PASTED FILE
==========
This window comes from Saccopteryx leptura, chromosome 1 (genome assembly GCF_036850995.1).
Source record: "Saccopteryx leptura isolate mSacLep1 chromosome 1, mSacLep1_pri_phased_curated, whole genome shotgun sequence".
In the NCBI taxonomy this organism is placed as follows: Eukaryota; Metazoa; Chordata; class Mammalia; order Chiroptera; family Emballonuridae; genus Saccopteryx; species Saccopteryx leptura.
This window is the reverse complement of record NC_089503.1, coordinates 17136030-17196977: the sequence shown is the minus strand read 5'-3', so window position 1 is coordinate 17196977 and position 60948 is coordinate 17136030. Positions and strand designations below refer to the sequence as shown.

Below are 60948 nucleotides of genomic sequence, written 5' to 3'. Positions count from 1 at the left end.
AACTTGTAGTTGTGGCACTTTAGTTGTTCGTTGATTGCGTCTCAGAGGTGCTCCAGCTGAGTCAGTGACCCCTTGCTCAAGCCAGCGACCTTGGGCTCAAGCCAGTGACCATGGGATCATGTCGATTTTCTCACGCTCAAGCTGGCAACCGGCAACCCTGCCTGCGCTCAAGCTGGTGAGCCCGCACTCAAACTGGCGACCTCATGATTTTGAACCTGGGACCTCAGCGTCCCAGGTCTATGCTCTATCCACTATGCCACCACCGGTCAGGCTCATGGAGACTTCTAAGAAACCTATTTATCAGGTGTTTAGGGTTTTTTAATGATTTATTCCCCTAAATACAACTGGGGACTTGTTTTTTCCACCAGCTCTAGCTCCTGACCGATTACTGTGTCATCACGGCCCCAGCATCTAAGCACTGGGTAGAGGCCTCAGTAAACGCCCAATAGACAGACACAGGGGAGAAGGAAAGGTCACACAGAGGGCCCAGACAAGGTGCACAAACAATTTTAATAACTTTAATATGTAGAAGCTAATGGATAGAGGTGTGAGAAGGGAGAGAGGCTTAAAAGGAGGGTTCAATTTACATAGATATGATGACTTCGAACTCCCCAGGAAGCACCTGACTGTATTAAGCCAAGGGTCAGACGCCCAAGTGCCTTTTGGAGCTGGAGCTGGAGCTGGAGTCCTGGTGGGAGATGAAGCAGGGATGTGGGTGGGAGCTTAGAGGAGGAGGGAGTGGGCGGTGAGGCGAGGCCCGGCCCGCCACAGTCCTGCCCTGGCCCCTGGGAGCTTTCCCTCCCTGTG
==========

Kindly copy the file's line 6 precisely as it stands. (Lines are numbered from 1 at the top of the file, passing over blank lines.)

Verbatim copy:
AACTTGTAGTTGTGGCACTTTAGTTGTTCGTTGATTGCGTCTCAGAGGTGCTCCAGCTGAGTCAGTGACCCCTTGCTCAAGCCAGCGACCTTGGGCTCAAGCCAGTGACCATGGGATCATGTCGATTTTCTCACGCTCAAGCTGGCAACCGGCAACCCTGCCTGCGCTCAAGCTGGTGAGCCCGCACTCAAACTGGCGACCTCATGATTTTGAACCTGGGACCTCAGCGTCCCAGGTCTATGCTCTATCCACTATGCCACCACCGGTCAGGCTCATGGAGACTTCTAAGAAACCTATTTATCAGGTGTTTAGGGTTTTTTAATGATTTATTCCCCTAAATACAACTGGGGACTTGTTTTTTCCACCAGCTCTAGCTCCTGACCGATTACTGTGTCATCACGGCCCCAGCATCTAAGCACTGGGTAGAGGCCTCAGTAAACGCCCAATAGACAGACACAGGGGAGAAGGAAAGGTCACACAGAGGGCCCAGACAAGGTGCACAAACAATTTTAATAACTTTAATATGTAGAAGCTAATGGATAGAGGTGTGAGAAGGGAGAGAGGCTTAAAAGGAGGGTTCAATTTACATAGATATGATGACTTCGAACTCCCCAGGAAGCACCTGACTGTATTAAGCCAAGGGTCAGACGCCCAAGTGCCTTTTGGAGCTGGAGCTGGAGCTGGAGTCCTGGTGGGAGATGAAGCAGGGATGTGGGTGGGAGCTTAGAGGAGGAGGGAGTGGGCGGTGAGGCGAGGCCCGGCCCGCCACAGTCCTGCCCTGGCCCCTGGGAGCTTTCCCTCCCTGTG